Wells Fargo faces another round of penalties related to its auto insurance practices, according to a report on Thursday, one day after the embattled bank disclosed CEO Tim Sloan would receive a $4.6 million raise.
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U.S. regulators are preparing sanctions against Wells Fargo after learning the bank received commissions on auto insurance policies that were fraudulently applied to drivers when they took out car loans, Reuters reported. Wells Fargo did not disclose the commissions last July when it said a third-party vendor was responsible for the unnecessary policies, and will be penalized because it stood to profit from the practice.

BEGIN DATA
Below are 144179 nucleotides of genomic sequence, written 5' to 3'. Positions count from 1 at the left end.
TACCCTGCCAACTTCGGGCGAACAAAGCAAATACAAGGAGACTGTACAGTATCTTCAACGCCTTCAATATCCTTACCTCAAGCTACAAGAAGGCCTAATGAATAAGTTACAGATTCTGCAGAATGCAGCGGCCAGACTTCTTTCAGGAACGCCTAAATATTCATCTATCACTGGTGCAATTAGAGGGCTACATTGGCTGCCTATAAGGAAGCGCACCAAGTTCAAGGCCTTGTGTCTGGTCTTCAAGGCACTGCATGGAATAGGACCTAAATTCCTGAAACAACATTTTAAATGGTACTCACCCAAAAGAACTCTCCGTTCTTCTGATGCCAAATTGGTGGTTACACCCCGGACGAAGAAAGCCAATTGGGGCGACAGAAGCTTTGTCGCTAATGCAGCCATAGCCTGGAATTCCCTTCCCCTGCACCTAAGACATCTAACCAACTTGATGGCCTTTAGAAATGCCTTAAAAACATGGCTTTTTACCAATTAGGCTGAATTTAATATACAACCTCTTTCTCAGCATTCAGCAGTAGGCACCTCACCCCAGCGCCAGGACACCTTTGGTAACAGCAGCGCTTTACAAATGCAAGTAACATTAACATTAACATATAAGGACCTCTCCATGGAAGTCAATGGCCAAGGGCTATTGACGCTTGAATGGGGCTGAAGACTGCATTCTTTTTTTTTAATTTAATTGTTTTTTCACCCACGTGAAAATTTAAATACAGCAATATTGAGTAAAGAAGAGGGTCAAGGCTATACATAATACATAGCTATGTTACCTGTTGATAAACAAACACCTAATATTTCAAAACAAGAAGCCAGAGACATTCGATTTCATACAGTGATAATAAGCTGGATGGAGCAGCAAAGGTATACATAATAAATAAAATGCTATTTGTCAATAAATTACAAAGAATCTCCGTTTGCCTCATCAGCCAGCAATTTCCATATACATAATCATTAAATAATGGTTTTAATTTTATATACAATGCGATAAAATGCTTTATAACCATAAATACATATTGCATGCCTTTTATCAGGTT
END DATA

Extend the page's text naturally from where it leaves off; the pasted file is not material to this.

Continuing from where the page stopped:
Wells Fargo will be asked to explain which of its executives knew about the payouts and whether they were stopped as soon as possible. Wells Fargo estimates it will need to refund $145 million to customers and adjust account balances by $37 million.
“We are sorry for any harm caused and are focused on the important work to complete our remediation process,” Wells Fargo spokeswoman Catherine Pulley told Reuters.
The auto insurance scandal is one of several public embarrassments Wells Fargo has suffered in recent months. The Federal Reserve placed a growth cap on the banks and mandated that it overhaul its governance practices after the Consumer Financial Protection Bureau learned Wells Fargo employees opened millions of credit card and deposit accounts without customer consent.
Despite the scandals, Sloan’s pay rose $4.6 million to $17.6 million in 2017, according to a proxy filing. The Wells Fargo CEO did not receive a bonus, but earned about $15 million through stock awards.
Wells Fargo’s board of directors said the bank achieved “solid financial performance” under Sloan in 2017. Sloan took over as CEO in late 2016.